The Medical Council today called on
doctors to work in partnership with Māori and address the issues of
inequity they face in the health system.
Council chairman, Mr Andrew Connolly
says cultural competence and genuine partnership with Māori are
important aspects of achieving excellence in medical practice.
Both cultural competence and partnership improve our
understanding and knowledge of our patients and allow us to
consider inequities in patient care and patient outcomes and inform
ways to address these.
In doing so we improve the care we provide and therefore improve
patient and population health outcomes.'
'A particular focus of Council's cultural competence standards
is on best practices when providing care to Māori patients and
Today, nearly 10 years since the publication of the Council's
standards on cultural competence many health statistics continue to
highlight the poorer outcomes that Māori experience compared to
Mr Connolly says, 'Council sees health inequities as
unacceptable and from this arise professional and moral obligations
to address inequity.
'It is now timely to re-emphasise the Council's expectations of
the profession to be culturally competent and to outline
expectations around the profession's engagement and partnership
with Māori organisations and healthcare providers.'
Māori engagement with, and representation at, all levels within
the health sector is vital to improving Māori health outcomes.
Māori doctors have historically advocated strongly on behalf of
Māori and worked to break down barriers experienced by Māori
patients in accessing the health system. This continues with
today's Māori medical students and doctors and extends far beyond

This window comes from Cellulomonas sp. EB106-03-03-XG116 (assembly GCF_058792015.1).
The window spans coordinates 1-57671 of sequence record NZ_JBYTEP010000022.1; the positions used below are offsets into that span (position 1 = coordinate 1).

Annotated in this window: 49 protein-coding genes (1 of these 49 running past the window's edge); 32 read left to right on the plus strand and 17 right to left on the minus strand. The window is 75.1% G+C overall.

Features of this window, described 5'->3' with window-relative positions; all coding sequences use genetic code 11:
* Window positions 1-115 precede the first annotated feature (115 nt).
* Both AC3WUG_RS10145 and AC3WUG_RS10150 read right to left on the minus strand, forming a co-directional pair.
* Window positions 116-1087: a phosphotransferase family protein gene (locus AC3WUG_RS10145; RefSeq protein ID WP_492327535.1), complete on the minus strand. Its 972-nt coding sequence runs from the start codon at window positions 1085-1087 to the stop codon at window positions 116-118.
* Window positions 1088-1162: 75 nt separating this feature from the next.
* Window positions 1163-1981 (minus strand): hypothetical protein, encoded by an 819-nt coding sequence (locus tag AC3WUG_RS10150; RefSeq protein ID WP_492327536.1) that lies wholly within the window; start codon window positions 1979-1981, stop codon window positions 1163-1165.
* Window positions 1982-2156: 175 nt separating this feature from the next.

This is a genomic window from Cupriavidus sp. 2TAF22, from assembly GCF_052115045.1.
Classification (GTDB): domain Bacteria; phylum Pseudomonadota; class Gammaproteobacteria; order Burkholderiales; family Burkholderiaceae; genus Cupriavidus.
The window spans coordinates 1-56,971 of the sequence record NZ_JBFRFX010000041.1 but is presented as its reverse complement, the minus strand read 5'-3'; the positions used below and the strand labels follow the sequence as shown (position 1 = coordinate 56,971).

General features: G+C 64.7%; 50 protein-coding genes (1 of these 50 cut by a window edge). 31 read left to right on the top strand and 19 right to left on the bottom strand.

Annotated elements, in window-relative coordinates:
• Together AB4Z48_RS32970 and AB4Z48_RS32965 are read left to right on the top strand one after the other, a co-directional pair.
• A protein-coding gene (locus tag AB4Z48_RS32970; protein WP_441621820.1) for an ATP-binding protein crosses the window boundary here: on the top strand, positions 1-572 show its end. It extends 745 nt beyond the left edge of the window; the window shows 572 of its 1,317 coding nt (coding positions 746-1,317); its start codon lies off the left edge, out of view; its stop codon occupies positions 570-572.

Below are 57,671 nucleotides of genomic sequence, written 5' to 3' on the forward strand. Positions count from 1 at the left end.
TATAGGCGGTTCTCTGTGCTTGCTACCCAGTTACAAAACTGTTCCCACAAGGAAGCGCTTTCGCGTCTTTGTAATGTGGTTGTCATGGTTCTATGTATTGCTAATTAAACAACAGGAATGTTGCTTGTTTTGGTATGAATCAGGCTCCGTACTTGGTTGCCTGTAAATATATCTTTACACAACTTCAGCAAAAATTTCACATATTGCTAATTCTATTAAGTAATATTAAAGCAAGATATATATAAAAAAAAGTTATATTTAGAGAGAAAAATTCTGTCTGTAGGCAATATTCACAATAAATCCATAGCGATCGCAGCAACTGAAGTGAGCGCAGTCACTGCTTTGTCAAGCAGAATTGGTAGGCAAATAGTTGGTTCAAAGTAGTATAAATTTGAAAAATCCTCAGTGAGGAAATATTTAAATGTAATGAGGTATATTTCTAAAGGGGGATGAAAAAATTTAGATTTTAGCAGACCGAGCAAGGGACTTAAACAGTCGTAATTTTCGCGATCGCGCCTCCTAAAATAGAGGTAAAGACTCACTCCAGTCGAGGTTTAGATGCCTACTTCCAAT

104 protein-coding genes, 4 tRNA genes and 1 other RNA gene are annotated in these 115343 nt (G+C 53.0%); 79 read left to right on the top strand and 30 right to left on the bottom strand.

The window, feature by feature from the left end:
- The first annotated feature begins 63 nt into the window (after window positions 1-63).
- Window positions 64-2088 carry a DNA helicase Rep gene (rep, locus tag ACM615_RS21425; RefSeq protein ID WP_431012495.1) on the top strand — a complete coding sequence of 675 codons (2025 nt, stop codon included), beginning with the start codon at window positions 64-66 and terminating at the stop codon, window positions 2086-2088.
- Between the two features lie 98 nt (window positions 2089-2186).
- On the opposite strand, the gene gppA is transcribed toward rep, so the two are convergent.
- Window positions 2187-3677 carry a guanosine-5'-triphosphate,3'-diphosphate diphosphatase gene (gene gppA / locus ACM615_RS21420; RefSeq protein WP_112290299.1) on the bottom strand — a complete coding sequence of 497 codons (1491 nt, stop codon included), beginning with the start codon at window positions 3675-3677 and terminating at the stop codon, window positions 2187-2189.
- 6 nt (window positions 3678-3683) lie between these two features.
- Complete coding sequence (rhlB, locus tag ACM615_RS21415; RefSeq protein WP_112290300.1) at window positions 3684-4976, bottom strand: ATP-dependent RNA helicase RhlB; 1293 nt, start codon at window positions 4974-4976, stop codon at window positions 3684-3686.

any one clinical consultation.
'As a profession, one significant way we can help improve equity
is by supporting Māori doctors in their advocacy and leadership
roles within the profession and in society. It is encouraging to
see this year for the first time, demographic proportionality has
been achieved, with the number of Māori students entering medical
school proportionate to the Māori population. The challenge is
ensuring that this proportionality will in turn continue throughout
all layers of health organisations.' Mr Connolly said.
Whilst the determinants of equity are broader than health alone,
there are also important considerations for institutions involved
in health care.
The Council Mr Connolly says is also
advocating that medical colleges work with Māori doctors to
highlight the cultural demands upon them and to ensure where
relevant that college decisions help address inequity.
'Vocational colleges are strong advocates and supporters of
their fellowship and we are encouraging all colleges to review how
they can support their Māori fellowship in the wider roles these
doctors are expected to perform.'
District health boards (DHBs) have a
crucial responsibility to support Māori patients and their whānau.
Māori cultural support services are well established in most DHBs
and Council, through our oversight of intern training, places
particular importance on these services, especially in relation to
their support of interns in developing cultural competence.
Mr Connolly said, 'The Council believes all doctors and health
organisations have a professional and moral responsibility to work
to eliminating such inequities, in partnership with Māori through
genuine representation and participation'.